A PILGRIMAGE THROUGH ‘ IN MEMORIAM” 107

Ring out, wild bells, to the wild sky,
The flying cloud, the frosty light:
The year is dying in the night;
Ring out, wild bells, and let him die.


Ring out the old, ring in the new,
Ring, happy bells, across the snow:
The year is going, let him go;
Ring out the false, ring in the true.


Ring out the grief that saps the mind,
For those that here we see no more;
Ring out the feud of rich and poor,
Ring in redress to all mankind.


Ring out a slowly dying cause,
And ancient forms of party strife;
Ring in the nobler modes of life,
With sweeter manners, purer laws.


Ring out the want, the care, the sin,
The faithless coldness of the times;
Ring out, ring out my mournful rhymes,
But ring the fuller minstrel in.


Ring out false pride in place and blood,
The civic slander and the spite;
Ring in the love of truth and right,
Ring in the common love of good.


Ring out old shapes of foul disease;
Ring out the narrowing lust of gold;
Ring out the thousand wars of old,
Ring in the thousand years of peace.


Ring in the valiant man and free,
The larger heart, the kindlier hand;
Ring out the darkness of the land,
Ring in the Christ that is to be.

I once showed these stanzas to a friend who is a Trades Union official.

“Ach,” she said, “he sounds a decent man but he’s fucking vague!”

These famous stanzas move the poem into new territory, but they suffer from a terrible lack of particularity as written in the 1840’s. How can the ancient feud of rich and poor – based as it is upon the exploitation of the poor by the rich – be rung out, and what sort of redress might be offered to them? Of course a poem is not a political treatise, but vagueness with political matters is not poetical.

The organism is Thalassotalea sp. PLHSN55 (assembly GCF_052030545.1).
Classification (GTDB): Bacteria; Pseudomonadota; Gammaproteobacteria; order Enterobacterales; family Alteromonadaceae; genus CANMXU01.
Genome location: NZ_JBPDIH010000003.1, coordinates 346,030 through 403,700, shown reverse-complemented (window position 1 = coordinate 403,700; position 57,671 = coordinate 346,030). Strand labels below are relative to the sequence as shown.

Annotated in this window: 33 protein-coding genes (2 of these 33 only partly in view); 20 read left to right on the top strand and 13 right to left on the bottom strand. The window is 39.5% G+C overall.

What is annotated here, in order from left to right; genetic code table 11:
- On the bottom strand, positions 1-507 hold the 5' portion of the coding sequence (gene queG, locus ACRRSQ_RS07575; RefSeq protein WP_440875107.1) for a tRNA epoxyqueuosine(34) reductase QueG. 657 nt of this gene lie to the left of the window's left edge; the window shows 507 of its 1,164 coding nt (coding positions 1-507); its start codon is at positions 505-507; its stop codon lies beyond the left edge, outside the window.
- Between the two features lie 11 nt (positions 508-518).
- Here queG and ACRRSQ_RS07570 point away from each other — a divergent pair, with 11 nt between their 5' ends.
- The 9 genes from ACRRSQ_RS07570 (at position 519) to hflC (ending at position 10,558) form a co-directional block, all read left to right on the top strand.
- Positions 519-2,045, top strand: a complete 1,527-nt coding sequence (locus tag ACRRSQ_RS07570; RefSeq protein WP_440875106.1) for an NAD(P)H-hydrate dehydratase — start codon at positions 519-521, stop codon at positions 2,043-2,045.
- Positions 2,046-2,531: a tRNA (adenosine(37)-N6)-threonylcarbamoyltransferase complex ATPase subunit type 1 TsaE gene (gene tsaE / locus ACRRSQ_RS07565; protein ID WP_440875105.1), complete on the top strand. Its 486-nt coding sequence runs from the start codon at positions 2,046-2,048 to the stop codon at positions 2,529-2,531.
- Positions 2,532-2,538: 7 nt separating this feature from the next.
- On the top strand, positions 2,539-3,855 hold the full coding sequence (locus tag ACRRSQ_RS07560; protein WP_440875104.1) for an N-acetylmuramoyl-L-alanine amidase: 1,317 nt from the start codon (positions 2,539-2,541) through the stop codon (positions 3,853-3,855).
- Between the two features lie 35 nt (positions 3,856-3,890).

I am more expert in religion than in politics, so I would ask, “what is the nature of the Christ that is to be?” And actually, what is wrong with the original? Perhaps He was too particular.

We should see, however, that with this prophecy of a new society Tennyson’s grief finds a new context; a “fuller minstrel” can leave his mournful rhymes behind. This is such a change that the reader is compelled to take this canto with proper seriousness. If Tennyson can find a cure for grief in its prophecies, the reader must see them as a visionary experience of the poet. The vagueness, nevertheless, remains.

Our late daughter believed that animals should neither be eaten, nor killed by human beings. The wider adoption of this belief would comfort my grief for her more than any fulsome words about kindness.

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